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Minimize School Morning Mayhem for ADHD Children

Experts share tips for getting your ADHD child ready for school each morning -- with a minimum of stress.
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WebMD Feature

Getting any child up and out the door in time for school can be a trying experience, but if a child has attention deficit hyperactivity disorder (ADHD), this process can make you want to pull your hair out.

Think about all that can go wrong: The backpack may not be where it was supposed to be or the dog may have literally eaten the homework. Suddenly, a child remembers he or she is supposed to bring something special to school or flat out refuses to wear a raincoat when it's monsooning. The list is endless.

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For ADHD kids, these scenarios can actually reinforce low self-esteem and negative self-talk like "I'm unorganized" or "I'm always late" or "I always forget."

Marked by impulsiveness, hyperactivity, and inattention, ADHD affects about 5% of children aged 6 to 17, according to the CDC.

"The school morning routine is one of the most difficult areas for ADHD children," says Betsy Corrin, PhD, a child psychologist at Packard Children's Hospital and the Stanford University School of Medicine. "The morning is time-pressured and involves a lot of steps. And such stressful situations don't bring out the best in many ADHD kids or their parents who often have ADHD as well," says Corrin, who runs a training group for ADHD families.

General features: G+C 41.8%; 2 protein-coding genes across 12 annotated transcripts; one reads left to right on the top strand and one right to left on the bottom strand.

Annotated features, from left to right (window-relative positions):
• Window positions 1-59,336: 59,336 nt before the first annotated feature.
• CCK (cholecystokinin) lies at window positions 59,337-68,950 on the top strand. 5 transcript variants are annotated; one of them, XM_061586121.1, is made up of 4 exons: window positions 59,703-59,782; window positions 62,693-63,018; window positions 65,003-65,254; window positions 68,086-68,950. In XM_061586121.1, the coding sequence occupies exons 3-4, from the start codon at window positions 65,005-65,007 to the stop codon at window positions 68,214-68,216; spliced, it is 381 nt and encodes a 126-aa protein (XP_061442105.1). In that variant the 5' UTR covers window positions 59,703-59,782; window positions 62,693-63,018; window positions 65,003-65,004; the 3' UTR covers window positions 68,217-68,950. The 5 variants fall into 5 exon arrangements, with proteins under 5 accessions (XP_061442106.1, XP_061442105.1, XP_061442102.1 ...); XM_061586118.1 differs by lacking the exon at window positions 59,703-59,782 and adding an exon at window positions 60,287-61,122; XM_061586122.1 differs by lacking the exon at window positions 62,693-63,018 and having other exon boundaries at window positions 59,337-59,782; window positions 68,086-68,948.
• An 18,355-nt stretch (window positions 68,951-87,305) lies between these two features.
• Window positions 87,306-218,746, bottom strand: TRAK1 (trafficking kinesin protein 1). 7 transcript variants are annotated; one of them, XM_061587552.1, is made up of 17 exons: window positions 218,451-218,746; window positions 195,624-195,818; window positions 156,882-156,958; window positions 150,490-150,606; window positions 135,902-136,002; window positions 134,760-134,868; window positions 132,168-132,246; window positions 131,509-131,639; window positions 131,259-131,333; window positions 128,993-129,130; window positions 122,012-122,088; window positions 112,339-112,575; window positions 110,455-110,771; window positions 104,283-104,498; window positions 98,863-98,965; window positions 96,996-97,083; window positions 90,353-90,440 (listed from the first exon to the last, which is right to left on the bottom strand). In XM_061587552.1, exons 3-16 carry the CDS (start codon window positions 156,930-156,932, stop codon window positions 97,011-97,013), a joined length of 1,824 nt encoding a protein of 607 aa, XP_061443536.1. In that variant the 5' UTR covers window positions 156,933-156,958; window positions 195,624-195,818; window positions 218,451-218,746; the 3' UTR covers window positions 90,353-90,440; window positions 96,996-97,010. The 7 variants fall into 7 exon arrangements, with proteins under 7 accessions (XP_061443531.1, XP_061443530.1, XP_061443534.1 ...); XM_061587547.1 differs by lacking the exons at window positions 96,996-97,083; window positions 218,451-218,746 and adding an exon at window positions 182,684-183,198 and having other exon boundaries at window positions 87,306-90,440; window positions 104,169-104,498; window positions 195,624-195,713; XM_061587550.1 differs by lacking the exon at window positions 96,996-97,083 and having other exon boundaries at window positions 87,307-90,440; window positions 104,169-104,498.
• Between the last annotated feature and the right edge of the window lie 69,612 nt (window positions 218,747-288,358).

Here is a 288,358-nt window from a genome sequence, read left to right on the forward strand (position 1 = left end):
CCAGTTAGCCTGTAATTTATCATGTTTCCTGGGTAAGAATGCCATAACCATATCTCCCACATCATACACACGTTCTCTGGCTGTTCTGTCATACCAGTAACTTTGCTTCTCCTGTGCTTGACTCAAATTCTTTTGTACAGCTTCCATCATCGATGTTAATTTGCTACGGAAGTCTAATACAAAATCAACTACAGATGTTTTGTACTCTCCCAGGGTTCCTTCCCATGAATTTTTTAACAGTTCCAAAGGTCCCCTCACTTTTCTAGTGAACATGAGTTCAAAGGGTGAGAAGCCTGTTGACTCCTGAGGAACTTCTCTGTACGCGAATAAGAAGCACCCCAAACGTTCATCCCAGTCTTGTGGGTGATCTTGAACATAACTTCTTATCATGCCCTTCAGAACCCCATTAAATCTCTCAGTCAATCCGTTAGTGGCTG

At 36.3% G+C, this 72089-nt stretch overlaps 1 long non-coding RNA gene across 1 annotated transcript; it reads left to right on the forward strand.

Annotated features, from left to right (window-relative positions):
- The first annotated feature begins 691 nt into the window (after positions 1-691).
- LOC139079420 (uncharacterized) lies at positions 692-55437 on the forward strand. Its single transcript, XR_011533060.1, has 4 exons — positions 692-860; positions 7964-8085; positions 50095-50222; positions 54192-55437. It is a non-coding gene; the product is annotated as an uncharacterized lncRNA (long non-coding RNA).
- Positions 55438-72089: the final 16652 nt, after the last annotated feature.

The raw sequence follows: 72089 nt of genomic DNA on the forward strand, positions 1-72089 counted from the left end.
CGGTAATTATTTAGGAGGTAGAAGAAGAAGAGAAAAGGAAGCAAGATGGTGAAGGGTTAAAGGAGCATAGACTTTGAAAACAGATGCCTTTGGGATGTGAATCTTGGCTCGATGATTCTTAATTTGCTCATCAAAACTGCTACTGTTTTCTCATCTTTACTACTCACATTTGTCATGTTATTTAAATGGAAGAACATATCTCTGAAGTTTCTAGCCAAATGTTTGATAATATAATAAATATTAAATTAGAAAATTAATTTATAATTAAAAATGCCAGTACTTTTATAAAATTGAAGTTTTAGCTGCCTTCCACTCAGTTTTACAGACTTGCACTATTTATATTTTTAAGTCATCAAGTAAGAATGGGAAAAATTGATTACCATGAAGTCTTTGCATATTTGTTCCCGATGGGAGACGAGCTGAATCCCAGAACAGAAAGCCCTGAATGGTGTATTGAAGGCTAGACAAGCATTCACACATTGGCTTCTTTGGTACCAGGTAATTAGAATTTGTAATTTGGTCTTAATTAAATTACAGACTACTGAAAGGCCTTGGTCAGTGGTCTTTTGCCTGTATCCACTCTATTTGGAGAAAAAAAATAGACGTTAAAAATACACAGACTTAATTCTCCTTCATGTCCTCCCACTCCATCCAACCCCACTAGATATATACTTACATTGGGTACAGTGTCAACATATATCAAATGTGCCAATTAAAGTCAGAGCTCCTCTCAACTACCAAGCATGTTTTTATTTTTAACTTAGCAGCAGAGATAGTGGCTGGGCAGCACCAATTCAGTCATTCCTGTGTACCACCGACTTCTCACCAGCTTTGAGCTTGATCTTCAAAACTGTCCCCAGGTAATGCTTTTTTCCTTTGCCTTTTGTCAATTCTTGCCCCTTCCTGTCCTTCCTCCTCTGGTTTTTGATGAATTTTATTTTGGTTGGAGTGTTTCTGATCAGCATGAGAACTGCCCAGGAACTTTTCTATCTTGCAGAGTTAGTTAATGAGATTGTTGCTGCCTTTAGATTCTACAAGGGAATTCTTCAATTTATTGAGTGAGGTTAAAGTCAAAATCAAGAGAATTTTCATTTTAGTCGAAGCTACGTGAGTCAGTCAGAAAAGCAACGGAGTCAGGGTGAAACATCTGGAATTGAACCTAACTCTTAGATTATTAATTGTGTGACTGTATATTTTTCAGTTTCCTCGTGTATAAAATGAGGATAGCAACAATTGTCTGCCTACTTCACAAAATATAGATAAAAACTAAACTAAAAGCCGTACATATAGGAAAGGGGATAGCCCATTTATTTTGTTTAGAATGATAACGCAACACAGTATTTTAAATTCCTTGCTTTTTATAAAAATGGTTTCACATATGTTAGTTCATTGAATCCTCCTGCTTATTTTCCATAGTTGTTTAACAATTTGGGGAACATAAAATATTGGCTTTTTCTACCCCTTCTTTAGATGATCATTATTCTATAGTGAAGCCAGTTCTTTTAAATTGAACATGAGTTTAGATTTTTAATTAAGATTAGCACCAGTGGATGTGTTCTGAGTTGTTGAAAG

It doesn't have to be this way. Creating a step-by-step personalized action plan can help mornings go seamlessly 99% of the time, she says. And while these tips were designed for ADHD children, they can work for non-ADHD kids as well.

Step 1: Outline the Steps

"This is very individualized," Corrin says. "Lay out the steps and anchor them by time." For example, on a school morning, your child should get out of bed by 7 a.m., be dressed by 7:25 a.m., have breakfast at 7:30 a.m., pack their book bag by 7:45 and be out the door by 8 a.m. That's five steps."

Step 2: Define How Many Reminders There Will Be for Each Step

"For example, say, 'I will come in twice and that's it, and you must be out of bed by 7 a.m.,'" she says. Index cards can also help. "Hand a child an index card with each step written on it and ask them to give the card back when he or she has completed that step or task."

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